This time he wore a navy blue, three-piece suit.
Helen had witnessed his arrival several times in the last two years, ever since he had come that awful night for her husband, Bud. Sixty-two years of marriage—ended by a heart attack. At the time, she thought he was one of Bud’s golfing buddies in his green polo shirt and jeans.
Tonight, he walked into her room, giving her a wave. He carried himself like a younger man—confident in who he was and where he wanted to go. He approached the bed where her roommate, Connie, sat watching Law and Order. Helen had known Connie for six months and they got along well, even if Connie was deaf in one ear and told the same stories repeatedly.
Connie’s face lit up in recognition. Helen pressed her dry lips together to keep from calling out to an aide. The only time she did that, she’d ended up under psychiatric evaluation for a week. No one needed to know about her unusual visual abilities.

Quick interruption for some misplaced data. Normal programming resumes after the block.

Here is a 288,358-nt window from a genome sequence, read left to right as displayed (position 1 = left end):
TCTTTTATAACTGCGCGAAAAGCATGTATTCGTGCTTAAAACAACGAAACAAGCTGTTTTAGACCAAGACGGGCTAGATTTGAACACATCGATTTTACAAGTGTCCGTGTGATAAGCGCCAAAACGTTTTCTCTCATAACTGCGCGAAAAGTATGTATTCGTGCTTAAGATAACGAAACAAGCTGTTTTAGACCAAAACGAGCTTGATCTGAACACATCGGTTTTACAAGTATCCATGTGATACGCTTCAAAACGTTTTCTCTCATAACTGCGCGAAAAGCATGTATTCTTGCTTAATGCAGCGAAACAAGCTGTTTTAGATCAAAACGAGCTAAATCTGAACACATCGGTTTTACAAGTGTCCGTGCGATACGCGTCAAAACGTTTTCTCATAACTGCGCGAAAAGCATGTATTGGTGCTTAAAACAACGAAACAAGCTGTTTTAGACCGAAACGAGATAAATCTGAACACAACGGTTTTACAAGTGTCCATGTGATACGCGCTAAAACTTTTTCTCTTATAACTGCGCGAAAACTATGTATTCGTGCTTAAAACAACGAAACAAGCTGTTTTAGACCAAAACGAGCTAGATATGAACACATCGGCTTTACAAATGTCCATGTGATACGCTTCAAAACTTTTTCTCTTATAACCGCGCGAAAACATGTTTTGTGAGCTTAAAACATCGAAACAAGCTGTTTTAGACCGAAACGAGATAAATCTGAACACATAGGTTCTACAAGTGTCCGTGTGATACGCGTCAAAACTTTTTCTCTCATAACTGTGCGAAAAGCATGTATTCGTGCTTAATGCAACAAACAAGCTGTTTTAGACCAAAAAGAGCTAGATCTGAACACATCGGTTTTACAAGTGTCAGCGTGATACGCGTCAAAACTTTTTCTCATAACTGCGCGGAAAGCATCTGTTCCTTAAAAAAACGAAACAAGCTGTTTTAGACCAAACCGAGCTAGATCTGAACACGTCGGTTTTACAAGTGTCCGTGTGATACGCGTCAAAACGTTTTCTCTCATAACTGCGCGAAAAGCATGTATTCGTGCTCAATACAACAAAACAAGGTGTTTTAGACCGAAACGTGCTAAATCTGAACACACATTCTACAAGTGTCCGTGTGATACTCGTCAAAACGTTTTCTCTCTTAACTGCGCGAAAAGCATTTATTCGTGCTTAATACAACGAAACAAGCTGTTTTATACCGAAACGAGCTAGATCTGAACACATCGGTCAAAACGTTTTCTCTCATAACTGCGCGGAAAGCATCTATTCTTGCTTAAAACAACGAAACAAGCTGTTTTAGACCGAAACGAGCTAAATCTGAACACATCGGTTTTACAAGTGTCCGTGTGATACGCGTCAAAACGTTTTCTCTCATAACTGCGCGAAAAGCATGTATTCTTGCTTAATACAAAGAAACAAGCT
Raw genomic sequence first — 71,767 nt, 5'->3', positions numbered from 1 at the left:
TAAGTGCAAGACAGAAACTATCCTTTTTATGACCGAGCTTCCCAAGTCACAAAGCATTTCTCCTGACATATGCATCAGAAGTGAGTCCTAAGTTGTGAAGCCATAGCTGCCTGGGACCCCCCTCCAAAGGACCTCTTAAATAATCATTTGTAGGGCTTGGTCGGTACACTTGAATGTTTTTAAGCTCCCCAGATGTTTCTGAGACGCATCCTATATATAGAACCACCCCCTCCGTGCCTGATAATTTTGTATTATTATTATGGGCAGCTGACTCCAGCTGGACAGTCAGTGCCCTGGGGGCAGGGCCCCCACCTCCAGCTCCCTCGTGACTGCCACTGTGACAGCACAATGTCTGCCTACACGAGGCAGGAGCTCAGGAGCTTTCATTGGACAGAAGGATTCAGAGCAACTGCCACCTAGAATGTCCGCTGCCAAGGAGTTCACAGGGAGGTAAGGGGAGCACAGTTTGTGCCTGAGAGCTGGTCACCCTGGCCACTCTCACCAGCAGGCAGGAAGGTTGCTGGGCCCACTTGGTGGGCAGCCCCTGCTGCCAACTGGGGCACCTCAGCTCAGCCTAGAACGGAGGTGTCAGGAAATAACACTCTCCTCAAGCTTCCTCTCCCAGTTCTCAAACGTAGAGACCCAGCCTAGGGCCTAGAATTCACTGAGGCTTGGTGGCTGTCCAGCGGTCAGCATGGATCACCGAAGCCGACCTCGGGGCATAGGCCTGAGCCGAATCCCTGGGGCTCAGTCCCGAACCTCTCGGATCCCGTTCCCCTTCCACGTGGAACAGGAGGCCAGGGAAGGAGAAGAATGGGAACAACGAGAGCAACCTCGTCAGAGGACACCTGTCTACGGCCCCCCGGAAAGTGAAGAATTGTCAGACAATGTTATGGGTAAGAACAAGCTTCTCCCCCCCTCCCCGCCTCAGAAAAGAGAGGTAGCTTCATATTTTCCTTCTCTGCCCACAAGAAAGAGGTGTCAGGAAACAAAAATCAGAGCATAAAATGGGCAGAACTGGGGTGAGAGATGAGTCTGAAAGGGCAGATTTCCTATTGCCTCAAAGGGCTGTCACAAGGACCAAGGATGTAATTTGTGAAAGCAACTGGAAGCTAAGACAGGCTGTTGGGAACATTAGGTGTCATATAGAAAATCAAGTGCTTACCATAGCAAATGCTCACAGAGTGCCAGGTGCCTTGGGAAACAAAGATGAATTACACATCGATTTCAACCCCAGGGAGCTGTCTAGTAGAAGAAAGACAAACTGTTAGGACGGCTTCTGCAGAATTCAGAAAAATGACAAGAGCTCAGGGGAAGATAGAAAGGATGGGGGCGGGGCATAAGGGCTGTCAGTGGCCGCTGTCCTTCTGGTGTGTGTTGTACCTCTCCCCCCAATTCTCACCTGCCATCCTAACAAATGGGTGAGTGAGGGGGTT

Her roommate glanced up at him, smiling. “I knew you’d come.”
He nodded, his blue eyes bright. “It’s time.”
Connie rose from her bed, slipped on her pink slippers and placed her hand in his. She looked like an elderly Cinderella going to the ball with her prince. As they passed, Connie smiled at her. Helen whispered, “Godspeed, Connie,” and looked away. She still wasn’t used to seeing the soul leave while the body lay like a discarded doll.
Later that night, after a nurse came to check on Connie, Helen overheard the staff arranging a call to the family. Anger filled her chest, clipping her breath. Why did he take her roommates? Weren’t there plenty of horrible people who deserved to die? What about the man over in the other wing who yelled obscenities?